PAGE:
Warren Buffett of Berkshire Hathaway at a news conference on Sunday looked to limit the damage to his company and own reputation in the wake of a stock-trading controversy involving a top aide.
Mr. Buffett at the conference when asked about the effect the controversy is having on his reputation, he said: "I don't really feel it's changed much…Overall, everything I do is out there for people to judge."
Mr. Buffett was severely critical at Berkshire's annual meeting Saturday of the actions of the aide, who in January recommended Berkshire buy a company in which the aide had just invested. But on March 30, in announcing the aide was leaving, Mr. Buffett had spoken mildly of the aide's action. Berkshire Vice Chairman Charlie Munger said in an interview Sunday that the company fumbled that March 30 disclosure.
Mr. Buffett, in his news conference, said the company "will try to minimize mistakes we make in the future." Of his own reputation, he said he didn't think the matter would "change a record of 80 years."
Given Mr. Buffett's central role in the matter, he is likely to be interviewed if the Securities and Exchange Commission conducts depositions as part of its review.
The Berkshire chairman and CEO said Sunday he didn't know if he'd be called as a witness in a regulatory probe or possible civil litigation. He reiterated that Berkshire has turned over information to the SEC in response to an informal request. He said he wasn't aware of any formal probe.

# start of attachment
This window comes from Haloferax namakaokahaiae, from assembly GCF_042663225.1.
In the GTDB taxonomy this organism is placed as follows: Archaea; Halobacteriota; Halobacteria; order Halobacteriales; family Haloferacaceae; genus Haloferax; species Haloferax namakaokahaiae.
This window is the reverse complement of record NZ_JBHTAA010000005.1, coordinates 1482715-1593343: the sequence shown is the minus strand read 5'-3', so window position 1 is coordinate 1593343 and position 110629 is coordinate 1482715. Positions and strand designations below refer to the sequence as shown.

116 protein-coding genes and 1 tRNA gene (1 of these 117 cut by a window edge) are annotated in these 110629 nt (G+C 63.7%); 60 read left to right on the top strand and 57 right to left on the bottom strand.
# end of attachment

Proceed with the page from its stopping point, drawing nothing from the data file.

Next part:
Berkshire acted "very promptly, to make sure the [SEC] and the top of the enforcement division was well-versed," he said the day before at the annual meeting.
In a sign of how sensitively the company is handling the situation, it is keeping detailed records of all comments and relevant information about the affair, said Ron Olson, a Berkshire director and attorney, on Saturday.
A war of words between Mr. Buffett and the former top aide, David Sokol, heated up over the weekend. Mr. Buffett told the annual meeting he should have asked more questions when Mr. Sokol mentioned that he owned shares in chemicals maker Lubrizol Corp. as he recommended its acquisition.
In contrast to his March 30 remarks, when he said he thought Mr. Sokol's actions weren't "in any way unlawful," Mr. Buffett on Saturday called Mr. Sokol's actions "inexcusable" and said they violated the company's insider-trading rules and code of ethics. He said Berkshire had turned over "some very damning evidence, in my view" about Mr. Sokol's trades to the SEC.
Mr. Sokol maintains he did nothing wrong, and his attorney soon released a statement calling Mr. Buffett's stance a "resort to transparent scapegoatism."
Mr. Sokol bought shares of Lubrizol in December after discussing the company with investment bankers. He sold them that month and then in January bought shares again. About a week after this second, larger purchase, he recommended Mr. Buffett buy the chemical firm. The CEO eventually agreed, and Berkshire said in mid-March it would buy Lubrizol for $9 billion in cash.